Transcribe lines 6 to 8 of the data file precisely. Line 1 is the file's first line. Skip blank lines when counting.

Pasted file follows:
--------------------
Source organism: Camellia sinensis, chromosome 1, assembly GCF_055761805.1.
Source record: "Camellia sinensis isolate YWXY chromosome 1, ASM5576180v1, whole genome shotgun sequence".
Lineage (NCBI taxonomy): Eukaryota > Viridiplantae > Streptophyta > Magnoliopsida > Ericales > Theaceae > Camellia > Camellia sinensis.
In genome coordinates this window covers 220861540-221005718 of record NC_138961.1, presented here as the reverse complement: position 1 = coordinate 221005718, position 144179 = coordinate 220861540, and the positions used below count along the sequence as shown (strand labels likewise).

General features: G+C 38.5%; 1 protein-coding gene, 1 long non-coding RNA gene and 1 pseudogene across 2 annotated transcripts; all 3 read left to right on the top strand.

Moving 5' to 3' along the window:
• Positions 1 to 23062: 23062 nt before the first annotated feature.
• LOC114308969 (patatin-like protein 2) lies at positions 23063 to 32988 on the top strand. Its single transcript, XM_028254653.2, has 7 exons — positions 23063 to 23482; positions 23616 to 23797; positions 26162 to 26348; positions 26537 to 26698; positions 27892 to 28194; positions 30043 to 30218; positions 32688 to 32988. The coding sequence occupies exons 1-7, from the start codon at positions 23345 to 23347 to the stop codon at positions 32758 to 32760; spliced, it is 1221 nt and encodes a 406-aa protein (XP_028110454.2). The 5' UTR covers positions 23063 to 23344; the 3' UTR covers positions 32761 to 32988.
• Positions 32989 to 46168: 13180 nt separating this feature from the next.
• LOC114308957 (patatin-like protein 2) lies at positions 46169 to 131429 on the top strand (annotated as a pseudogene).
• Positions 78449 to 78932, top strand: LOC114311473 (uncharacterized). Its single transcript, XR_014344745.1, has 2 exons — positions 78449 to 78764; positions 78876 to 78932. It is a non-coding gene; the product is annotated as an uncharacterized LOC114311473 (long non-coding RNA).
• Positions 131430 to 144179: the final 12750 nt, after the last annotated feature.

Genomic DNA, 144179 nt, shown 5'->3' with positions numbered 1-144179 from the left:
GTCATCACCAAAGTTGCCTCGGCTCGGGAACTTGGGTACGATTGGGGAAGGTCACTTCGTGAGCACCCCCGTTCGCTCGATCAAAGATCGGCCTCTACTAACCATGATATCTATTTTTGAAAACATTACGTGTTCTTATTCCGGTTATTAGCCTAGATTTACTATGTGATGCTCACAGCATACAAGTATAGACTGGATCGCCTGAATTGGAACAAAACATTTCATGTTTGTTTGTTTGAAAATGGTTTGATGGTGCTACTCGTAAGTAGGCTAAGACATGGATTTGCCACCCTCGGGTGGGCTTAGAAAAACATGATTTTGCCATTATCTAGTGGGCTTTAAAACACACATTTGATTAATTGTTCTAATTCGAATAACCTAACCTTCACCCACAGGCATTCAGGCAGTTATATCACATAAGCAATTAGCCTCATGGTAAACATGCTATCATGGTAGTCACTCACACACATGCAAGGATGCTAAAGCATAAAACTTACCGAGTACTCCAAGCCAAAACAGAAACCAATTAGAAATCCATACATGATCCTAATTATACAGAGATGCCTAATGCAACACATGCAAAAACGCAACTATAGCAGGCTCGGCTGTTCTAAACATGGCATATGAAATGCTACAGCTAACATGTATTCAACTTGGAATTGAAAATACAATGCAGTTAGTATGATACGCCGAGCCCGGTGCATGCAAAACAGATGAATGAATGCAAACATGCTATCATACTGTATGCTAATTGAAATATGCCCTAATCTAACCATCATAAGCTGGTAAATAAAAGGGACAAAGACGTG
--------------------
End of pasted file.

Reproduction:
Moving 5' to 3' along the window:
• Positions 1 to 23062: 23062 nt before the first annotated feature.
• LOC114308969 (patatin-like protein 2) lies at positions 23063 to 32988 on the top strand. Its single transcript, XM_028254653.2, has 7 exons — positions 23063 to 23482; positions 23616 to 23797; positions 26162 to 26348; positions 26537 to 26698; positions 27892 to 28194; positions 30043 to 30218; positions 32688 to 32988. The coding sequence occupies exons 1-7, from the start codon at positions 23345 to 23347 to the stop codon at positions 32758 to 32760; spliced, it is 1221 nt and encodes a 406-aa protein (XP_028110454.2). The 5' UTR covers positions 23063 to 23344; the 3' UTR covers positions 32761 to 32988.